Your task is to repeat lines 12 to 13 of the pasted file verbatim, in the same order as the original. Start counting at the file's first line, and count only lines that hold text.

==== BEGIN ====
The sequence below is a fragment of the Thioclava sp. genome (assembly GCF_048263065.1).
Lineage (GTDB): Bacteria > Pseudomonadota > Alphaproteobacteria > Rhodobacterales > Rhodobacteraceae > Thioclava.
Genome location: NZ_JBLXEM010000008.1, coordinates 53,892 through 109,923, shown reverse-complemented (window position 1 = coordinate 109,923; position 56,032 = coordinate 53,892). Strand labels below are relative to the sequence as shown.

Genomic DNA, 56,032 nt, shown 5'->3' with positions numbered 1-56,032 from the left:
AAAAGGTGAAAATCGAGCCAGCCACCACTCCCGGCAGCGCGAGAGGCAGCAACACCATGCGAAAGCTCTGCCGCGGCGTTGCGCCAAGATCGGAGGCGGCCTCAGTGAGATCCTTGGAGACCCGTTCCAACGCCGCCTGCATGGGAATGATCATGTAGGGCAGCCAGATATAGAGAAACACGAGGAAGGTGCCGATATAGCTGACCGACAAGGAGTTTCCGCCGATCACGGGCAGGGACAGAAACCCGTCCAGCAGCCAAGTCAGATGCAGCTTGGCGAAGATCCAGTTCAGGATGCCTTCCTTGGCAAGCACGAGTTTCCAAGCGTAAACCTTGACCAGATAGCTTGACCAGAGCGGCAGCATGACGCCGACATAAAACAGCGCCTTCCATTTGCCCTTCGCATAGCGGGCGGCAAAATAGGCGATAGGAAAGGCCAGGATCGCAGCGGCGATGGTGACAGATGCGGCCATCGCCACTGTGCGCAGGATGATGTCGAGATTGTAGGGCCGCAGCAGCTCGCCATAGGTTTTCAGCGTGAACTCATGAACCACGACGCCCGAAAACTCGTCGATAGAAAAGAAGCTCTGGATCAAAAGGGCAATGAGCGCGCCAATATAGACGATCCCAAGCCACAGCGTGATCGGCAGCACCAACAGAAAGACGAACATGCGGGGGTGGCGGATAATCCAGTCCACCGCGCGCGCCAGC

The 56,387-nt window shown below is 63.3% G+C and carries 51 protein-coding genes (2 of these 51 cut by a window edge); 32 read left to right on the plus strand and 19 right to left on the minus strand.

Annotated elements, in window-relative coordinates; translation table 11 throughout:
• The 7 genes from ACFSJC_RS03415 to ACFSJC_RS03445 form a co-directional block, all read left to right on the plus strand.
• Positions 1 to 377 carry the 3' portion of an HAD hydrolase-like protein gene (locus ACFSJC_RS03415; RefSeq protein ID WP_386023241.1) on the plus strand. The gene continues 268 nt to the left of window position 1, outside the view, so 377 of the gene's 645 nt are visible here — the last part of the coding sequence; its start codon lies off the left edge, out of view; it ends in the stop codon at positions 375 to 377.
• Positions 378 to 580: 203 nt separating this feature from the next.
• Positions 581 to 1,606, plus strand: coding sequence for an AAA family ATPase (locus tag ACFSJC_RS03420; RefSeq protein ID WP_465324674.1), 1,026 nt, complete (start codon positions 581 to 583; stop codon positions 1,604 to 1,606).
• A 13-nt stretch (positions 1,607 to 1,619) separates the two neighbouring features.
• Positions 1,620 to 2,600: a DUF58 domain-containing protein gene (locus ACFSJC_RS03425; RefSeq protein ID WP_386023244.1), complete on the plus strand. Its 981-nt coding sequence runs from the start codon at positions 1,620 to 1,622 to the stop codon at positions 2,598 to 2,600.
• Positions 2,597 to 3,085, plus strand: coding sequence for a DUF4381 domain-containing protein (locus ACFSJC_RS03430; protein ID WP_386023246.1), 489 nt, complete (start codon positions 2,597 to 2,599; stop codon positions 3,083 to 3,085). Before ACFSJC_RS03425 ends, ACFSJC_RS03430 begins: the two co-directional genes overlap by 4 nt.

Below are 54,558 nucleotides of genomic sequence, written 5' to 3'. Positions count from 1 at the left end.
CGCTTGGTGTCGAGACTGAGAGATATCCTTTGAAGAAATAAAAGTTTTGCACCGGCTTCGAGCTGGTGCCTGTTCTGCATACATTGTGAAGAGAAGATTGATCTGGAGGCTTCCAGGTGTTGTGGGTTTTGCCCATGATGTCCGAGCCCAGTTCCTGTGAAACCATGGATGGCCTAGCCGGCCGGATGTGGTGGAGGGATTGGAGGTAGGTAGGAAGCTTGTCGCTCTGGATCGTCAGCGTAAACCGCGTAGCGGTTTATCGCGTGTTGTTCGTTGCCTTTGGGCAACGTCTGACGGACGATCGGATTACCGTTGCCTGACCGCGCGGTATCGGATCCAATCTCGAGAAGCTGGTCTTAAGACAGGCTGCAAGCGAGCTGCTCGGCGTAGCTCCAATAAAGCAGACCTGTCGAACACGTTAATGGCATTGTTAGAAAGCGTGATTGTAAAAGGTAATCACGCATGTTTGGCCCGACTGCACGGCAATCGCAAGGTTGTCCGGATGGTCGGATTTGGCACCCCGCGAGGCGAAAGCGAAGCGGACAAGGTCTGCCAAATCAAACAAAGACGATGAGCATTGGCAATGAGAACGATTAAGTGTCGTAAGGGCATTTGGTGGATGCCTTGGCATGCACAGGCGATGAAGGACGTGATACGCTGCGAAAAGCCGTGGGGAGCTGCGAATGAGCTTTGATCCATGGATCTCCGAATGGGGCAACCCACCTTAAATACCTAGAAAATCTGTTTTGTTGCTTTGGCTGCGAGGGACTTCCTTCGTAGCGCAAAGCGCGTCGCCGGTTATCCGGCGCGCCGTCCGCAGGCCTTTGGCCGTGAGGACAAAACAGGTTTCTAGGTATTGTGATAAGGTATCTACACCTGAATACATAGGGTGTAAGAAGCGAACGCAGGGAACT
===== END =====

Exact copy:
• A 13-nt stretch (positions 1,607 to 1,619) separates the two neighbouring features.
• Positions 1,620 to 2,600: a DUF58 domain-containing protein gene (locus ACFSJC_RS03425; RefSeq protein ID WP_386023244.1), complete on the plus strand. Its 981-nt coding sequence runs from the start codon at positions 1,620 to 1,622 to the stop codon at positions 2,598 to 2,600.